Indo American News • Friday, August 12, 2011

33

Olympic Champ Anjali Bhagwat is Upstaged by a Rookie Shooter PUNE (DNAI): Unheralded Kumar of Army, the last shooter to shooter Aayushi Gupta fired a make it to the 8-man final, and was world class score of 396 in her eliminated. UP shooters topped the medals qualification round to make it to the women’s 10m air rifle final pushing tally with five gold, three silver two-time Olympian Anjali Bhagwat and one bronze medal , one gold to fourth position in the Gun For ahead of Maharashtra shooters. By Glory Shooting championship in numbers, though, the home state had nosed ahead after collecting 10 Pune on Monday. Uttar Pradesh markswoman medals as against nine by UP. Delhi Aayushi, getting past 392 only once, were lying third. Results: ISSF Ranking was a revelation as she opened with a 99 and then fired a perfect 100 (finalists): before letting out another 99. She then closed her series with a 98 to sneak ahead of Anjali in third position by virtue of her 30 inner 10s as against 29 by her more fancied rival at the Balewadi ranges. In the finals Two-time Olympian Anjali Bhagwat slated on Tuesday, in-form 10m Air Rifle: Men: 1. Suma Shirur, who posted 397 on the opening day of ISSF ranking Parmendra Kumar (Army) 593, 2. event, and Priya Agarwal would Aribam Dicky Sharma (Army) 593, 3. PT Raghunath (Navy) 591, 4. take on Aayushi and Anjali. The corresponding men’s Ramesh Mali (Mah) 590, 5. Ashok event also saw a slight upheaval Karande (Rlys) 589, 6. Fulchand as Parmendra Kumar of Army Bangar (Mah) 589, 7. Chain Singh leapfrogged to the top after Aribam (Army) 589, 8. Bishnu Nag (Navy) Dicky Sharma had held the position 588. Women: 1. Suma Shirur (Rlys) for two days. Kumar and Sharma were tied 397, 2. Priya Agarwal (Rlys) 397, 3. on 593 but the former finished Aayushi Gupta (UP) 396, 4. Anjali ahead as he had 43 Bulls Eyes as Bhagwat (Mah) 394, 5. Radhika compared to 40 of his rival. Also, Barale (Rlys) 394, 6. Gurjeet Kaur Kumar shot two perfect rounds of (NCC) 394, 7. Neha Sapte (Mah) 393, 8. Shweta Devadi (Mah) 392. 100s, and a 99 and three 98s. Maharashtra shooters Ramesh 10m Air Pistol: Men: 1. Omkar Mali and Fulchand Bangar were the Singh (Navy) 578, 2. Om Prakash only civilians in the final of men’s (Army) 576, 3. Vijay Singh (Army) air rifle that otherwise should see 576, 4. Gurpreet Singh (Army) a battle between Army and Navy 575, 5. Deepak Sharma (AI) 575, 6. Satendra Kumar (Navy) 573, 7. shooters. In the pistol events, there were Vipin (UP) 573, 8. Vijay Kumar SM no surprises as those who had their (Army) 573. Women: 1. Heena Sidhu (Pun) qualification rounds on Sunday failed to get into the top eight for 387, 2. Annu Raj Singh (AI) 382, 3. Shweta Chaudhry (ONGC) 382, the final. S a m a r e s h J u n g , “ G o l d 4. Neha Tokas (Del) 380, 5. Rahi Finger” of the 2006 Melbourne Sarnobat (Mah) 378, 6. Sarvesh Commonwealth Games, was off Tomar (CRPF) 376, 7. Sonia Rai the mark as he managed a poor (HP) 375, 8. Lakhbir Kaur Sindhu 369, four shots behind SM Vijay (Pun) 374.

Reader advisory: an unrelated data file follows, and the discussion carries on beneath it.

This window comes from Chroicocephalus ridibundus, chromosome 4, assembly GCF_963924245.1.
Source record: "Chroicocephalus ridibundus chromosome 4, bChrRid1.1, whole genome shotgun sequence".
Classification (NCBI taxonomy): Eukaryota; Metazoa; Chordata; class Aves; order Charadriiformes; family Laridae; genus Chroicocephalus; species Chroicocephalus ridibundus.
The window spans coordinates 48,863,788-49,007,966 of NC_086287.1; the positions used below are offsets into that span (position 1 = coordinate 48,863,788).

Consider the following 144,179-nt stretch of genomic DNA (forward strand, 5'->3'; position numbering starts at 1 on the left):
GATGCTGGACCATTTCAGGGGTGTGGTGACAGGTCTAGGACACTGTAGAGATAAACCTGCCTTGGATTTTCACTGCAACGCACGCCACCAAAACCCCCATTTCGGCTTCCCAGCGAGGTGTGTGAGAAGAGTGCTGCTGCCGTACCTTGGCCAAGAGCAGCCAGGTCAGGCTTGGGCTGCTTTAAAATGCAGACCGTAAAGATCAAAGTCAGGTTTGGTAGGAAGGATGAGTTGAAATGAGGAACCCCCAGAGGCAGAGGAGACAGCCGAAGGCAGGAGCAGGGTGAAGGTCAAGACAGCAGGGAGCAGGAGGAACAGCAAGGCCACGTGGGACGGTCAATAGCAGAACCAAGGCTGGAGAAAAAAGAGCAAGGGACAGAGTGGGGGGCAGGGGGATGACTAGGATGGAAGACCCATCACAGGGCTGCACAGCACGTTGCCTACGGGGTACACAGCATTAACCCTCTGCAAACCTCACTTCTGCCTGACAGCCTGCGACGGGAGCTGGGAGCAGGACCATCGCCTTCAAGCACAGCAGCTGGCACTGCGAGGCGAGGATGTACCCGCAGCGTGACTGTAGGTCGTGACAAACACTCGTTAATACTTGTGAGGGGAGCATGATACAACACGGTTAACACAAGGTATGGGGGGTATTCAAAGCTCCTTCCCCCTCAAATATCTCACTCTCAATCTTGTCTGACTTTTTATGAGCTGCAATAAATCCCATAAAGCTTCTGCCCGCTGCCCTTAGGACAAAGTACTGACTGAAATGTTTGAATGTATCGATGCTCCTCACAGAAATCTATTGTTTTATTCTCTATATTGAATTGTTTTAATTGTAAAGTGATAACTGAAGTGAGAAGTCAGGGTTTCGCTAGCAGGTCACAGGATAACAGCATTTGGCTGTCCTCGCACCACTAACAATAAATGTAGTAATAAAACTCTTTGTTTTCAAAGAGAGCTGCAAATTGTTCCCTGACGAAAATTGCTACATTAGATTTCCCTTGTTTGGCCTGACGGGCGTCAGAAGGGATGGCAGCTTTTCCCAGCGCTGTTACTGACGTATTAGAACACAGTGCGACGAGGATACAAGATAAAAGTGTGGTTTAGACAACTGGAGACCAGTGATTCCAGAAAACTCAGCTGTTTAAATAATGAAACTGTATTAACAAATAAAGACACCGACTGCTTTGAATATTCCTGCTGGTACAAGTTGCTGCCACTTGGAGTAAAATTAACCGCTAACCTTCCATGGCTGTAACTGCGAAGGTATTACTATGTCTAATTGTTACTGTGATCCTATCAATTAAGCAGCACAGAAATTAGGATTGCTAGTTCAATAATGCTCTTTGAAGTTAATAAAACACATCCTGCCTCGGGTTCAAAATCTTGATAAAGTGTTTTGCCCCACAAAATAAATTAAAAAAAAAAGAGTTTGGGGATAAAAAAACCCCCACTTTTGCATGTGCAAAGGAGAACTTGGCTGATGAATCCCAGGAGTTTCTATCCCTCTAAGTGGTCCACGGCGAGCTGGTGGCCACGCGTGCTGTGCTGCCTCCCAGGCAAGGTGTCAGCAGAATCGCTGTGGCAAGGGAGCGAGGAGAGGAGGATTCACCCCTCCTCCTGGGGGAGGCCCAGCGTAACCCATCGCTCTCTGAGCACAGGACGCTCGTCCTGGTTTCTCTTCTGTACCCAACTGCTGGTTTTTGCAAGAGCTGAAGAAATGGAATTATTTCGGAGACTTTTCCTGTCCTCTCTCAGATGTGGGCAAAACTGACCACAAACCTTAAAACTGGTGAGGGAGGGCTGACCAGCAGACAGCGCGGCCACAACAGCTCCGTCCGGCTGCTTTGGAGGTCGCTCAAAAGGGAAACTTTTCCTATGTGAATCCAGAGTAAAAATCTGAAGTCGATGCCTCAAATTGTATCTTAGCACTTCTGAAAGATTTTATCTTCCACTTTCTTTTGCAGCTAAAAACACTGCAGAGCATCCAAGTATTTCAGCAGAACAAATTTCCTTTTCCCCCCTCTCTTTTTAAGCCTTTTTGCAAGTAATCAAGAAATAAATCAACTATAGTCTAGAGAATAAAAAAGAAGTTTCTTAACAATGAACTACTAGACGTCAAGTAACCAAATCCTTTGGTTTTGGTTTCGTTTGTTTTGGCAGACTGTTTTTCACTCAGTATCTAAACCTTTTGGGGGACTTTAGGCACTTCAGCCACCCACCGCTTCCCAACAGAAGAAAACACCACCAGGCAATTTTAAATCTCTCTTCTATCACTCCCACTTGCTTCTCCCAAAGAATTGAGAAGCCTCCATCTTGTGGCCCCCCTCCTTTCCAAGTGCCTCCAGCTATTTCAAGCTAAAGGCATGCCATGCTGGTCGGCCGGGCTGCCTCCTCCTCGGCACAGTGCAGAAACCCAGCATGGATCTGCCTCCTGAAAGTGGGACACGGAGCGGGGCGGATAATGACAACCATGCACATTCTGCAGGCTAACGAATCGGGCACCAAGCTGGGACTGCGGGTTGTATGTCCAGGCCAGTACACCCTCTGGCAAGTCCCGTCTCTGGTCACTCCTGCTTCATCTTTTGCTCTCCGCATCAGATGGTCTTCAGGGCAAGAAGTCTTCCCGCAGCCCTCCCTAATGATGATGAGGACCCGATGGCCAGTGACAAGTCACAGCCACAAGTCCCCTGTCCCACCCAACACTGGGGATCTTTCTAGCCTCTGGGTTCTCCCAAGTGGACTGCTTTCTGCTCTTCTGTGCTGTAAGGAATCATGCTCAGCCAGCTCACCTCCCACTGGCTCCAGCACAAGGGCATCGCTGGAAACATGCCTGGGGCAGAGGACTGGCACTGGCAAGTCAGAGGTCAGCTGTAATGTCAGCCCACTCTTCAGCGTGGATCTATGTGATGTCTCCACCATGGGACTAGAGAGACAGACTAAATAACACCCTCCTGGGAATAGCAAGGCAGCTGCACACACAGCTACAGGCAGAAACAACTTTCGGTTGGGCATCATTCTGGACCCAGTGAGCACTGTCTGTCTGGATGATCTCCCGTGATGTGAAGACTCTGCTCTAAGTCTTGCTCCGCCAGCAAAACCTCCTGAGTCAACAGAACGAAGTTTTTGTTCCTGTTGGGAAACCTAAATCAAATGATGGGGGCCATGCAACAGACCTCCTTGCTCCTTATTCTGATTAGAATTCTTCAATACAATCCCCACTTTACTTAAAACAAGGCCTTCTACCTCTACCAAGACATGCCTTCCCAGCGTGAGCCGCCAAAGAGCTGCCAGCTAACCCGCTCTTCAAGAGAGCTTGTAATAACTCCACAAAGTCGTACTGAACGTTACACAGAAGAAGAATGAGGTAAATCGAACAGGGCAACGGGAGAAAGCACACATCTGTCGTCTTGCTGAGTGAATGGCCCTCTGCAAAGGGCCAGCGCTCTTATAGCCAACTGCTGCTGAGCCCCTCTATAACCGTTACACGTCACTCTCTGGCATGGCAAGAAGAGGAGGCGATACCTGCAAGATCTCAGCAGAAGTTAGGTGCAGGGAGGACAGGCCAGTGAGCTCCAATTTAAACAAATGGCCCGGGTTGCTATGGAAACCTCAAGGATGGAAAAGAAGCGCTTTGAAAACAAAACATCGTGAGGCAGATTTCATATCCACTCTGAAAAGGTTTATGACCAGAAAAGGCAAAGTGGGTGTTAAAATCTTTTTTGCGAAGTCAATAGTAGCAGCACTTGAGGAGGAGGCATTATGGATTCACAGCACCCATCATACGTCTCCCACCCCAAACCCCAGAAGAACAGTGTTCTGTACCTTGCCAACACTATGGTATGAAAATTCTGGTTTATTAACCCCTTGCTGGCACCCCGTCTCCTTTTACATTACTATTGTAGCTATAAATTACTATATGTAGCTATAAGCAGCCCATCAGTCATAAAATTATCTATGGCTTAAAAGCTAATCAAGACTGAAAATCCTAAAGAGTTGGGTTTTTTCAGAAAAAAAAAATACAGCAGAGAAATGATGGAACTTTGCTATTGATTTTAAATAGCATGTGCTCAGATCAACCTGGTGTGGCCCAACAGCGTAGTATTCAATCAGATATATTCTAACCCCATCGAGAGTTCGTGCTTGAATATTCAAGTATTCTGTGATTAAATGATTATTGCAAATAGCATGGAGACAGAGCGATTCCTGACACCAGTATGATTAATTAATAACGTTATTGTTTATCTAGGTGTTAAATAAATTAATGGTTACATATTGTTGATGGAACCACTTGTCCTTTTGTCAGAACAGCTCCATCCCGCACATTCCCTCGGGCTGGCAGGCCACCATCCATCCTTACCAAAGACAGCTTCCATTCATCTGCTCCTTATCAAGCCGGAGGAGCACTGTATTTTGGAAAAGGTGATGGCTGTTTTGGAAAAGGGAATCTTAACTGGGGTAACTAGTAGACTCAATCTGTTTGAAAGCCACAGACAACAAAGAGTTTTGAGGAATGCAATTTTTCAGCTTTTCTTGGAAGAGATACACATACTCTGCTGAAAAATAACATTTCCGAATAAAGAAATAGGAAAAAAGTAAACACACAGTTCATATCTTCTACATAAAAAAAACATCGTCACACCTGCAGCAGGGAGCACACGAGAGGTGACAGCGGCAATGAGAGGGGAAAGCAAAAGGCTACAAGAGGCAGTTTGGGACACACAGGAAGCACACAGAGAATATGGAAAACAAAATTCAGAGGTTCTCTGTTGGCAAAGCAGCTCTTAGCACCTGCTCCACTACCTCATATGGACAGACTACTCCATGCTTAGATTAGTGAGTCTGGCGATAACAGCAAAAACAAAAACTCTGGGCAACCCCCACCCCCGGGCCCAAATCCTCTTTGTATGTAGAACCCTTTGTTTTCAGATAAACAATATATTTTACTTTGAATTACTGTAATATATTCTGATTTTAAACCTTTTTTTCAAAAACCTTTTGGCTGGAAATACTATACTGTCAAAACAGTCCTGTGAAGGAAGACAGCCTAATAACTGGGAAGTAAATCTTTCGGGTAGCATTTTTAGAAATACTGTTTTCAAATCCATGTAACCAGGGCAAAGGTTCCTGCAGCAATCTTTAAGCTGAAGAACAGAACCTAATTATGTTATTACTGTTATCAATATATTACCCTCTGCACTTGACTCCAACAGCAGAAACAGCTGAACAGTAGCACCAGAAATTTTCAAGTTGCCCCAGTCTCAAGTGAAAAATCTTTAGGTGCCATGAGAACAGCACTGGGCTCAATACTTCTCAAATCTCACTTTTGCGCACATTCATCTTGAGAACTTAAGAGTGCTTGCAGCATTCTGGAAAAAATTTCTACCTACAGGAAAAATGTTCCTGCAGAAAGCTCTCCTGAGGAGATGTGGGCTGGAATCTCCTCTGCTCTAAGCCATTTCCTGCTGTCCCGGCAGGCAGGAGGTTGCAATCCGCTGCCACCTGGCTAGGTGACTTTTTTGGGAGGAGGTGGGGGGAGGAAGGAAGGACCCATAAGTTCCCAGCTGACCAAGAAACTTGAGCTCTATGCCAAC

INDO AMERICAN NEWS • FRIDAY, August 12, 2011• ONLINE EDITION: WWW.INDOAMERICAN-NEWS.COM


34 Indo American News • Friday. August 12, 2011

online edition: www.indoamerican-news.com

INDO AMERICAN NEWS • FRIDAY, August 12, 2011• ONLINE EDITION: WWW.INDOAMERICAN-NEWS.COM


IamIndiaNews

online edition: www.indoamerican-news.com

Indo American News • Friday, August 12, 2011

35

What A Girl Wants

Co mi ng

So on